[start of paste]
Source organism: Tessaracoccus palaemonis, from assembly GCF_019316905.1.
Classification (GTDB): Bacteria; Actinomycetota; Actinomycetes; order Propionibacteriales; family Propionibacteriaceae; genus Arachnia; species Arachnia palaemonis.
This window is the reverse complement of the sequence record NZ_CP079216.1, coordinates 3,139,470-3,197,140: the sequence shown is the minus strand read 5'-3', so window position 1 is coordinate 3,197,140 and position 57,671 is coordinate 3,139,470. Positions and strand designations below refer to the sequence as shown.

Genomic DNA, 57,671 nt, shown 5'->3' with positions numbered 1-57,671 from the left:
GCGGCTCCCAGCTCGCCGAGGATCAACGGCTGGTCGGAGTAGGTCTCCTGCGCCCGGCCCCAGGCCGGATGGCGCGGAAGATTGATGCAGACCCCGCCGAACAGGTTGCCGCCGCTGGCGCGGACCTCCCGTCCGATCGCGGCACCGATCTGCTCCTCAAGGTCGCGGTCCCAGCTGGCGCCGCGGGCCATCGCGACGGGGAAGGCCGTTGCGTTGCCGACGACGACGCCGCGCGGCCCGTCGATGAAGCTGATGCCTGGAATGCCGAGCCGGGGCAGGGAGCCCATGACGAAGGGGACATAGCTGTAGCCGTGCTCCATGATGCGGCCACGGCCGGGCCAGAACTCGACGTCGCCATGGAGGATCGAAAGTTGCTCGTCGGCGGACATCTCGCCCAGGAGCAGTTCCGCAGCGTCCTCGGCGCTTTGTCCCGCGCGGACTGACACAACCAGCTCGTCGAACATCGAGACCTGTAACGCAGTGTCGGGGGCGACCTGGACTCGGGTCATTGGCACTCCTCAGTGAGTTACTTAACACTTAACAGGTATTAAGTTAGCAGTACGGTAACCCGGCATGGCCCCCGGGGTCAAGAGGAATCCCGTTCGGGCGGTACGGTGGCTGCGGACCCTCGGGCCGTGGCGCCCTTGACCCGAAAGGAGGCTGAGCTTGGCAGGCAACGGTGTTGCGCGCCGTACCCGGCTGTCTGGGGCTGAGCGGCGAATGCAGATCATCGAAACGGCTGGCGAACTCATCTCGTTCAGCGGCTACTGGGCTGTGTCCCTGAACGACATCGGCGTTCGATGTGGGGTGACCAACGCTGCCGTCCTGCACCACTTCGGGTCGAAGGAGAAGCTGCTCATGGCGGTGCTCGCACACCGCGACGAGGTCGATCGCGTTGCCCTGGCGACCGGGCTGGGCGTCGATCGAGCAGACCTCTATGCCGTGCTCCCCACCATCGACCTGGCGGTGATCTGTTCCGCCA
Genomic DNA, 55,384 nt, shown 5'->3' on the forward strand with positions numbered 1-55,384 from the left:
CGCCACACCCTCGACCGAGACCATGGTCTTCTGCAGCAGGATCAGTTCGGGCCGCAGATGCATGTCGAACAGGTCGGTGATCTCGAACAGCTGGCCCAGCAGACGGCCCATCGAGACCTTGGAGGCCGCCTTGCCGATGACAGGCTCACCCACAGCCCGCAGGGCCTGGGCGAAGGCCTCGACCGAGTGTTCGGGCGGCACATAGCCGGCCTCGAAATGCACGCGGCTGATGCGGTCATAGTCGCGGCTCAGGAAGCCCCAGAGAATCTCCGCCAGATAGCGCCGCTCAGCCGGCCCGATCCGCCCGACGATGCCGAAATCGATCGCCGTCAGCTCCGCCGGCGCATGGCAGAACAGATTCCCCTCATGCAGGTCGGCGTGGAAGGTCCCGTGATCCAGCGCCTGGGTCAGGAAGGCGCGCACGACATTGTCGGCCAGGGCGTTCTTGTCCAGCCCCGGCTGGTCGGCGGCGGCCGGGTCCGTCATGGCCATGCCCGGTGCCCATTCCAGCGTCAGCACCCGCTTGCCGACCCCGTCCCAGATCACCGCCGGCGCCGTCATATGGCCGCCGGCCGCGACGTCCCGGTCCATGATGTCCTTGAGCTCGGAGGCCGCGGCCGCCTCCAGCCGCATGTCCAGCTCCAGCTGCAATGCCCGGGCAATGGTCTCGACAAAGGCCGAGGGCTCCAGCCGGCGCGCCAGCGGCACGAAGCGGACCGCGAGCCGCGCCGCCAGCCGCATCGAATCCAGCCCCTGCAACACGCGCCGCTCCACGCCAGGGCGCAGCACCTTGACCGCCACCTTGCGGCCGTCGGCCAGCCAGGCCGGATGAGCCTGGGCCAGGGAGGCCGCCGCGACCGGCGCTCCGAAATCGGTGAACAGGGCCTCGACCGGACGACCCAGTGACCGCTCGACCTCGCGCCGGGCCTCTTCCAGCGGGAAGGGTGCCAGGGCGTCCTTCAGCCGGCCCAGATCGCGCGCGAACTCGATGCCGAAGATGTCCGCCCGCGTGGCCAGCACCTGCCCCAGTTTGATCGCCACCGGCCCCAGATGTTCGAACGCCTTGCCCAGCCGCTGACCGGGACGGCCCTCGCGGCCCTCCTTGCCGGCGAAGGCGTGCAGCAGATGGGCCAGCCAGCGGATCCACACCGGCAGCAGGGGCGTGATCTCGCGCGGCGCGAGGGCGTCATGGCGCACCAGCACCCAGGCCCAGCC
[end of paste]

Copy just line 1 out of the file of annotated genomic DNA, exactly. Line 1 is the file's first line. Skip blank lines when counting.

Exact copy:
Source organism: Tessaracoccus palaemonis, from assembly GCF_019316905.1.